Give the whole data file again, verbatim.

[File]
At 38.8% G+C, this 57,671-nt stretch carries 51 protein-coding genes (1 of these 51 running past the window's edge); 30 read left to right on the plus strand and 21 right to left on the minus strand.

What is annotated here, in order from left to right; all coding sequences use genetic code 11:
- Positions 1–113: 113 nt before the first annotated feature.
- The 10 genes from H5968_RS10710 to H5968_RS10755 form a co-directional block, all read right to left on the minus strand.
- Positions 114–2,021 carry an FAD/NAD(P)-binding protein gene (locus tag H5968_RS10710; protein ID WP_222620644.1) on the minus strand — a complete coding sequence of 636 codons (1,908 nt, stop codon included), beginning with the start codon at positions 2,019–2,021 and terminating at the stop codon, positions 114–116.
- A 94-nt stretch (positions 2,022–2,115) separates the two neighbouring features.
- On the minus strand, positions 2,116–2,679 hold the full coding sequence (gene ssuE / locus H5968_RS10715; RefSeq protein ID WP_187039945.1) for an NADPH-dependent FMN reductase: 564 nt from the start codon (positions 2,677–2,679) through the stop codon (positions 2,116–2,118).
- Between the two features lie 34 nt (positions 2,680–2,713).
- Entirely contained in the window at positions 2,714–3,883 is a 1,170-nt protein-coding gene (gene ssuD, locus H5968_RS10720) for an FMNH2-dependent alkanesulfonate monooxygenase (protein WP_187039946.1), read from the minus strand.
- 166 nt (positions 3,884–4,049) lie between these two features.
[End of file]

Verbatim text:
At 38.8% G+C, this 57,671-nt stretch carries 51 protein-coding genes (1 of these 51 running past the window's edge); 30 read left to right on the plus strand and 21 right to left on the minus strand.

What is annotated here, in order from left to right; all coding sequences use genetic code 11:
- Positions 1–113: 113 nt before the first annotated feature.
- The 10 genes from H5968_RS10710 to H5968_RS10755 form a co-directional block, all read right to left on the minus strand.
- Positions 114–2,021 carry an FAD/NAD(P)-binding protein gene (locus tag H5968_RS10710; protein ID WP_222620644.1) on the minus strand — a complete coding sequence of 636 codons (1,908 nt, stop codon included), beginning with the start codon at positions 2,019–2,021 and terminating at the stop codon, positions 114–116.
- A 94-nt stretch (positions 2,022–2,115) separates the two neighbouring features.
- On the minus strand, positions 2,116–2,679 hold the full coding sequence (gene ssuE / locus H5968_RS10715; RefSeq protein ID WP_187039945.1) for an NADPH-dependent FMN reductase: 564 nt from the start codon (positions 2,677–2,679) through the stop codon (positions 2,116–2,118).
- Between the two features lie 34 nt (positions 2,680–2,713).
- Entirely contained in the window at positions 2,714–3,883 is a 1,170-nt protein-coding gene (gene ssuD, locus H5968_RS10720) for an FMNH2-dependent alkanesulfonate monooxygenase (protein WP_187039946.1), read from the minus strand.
- 166 nt (positions 3,884–4,049) lie between these two features.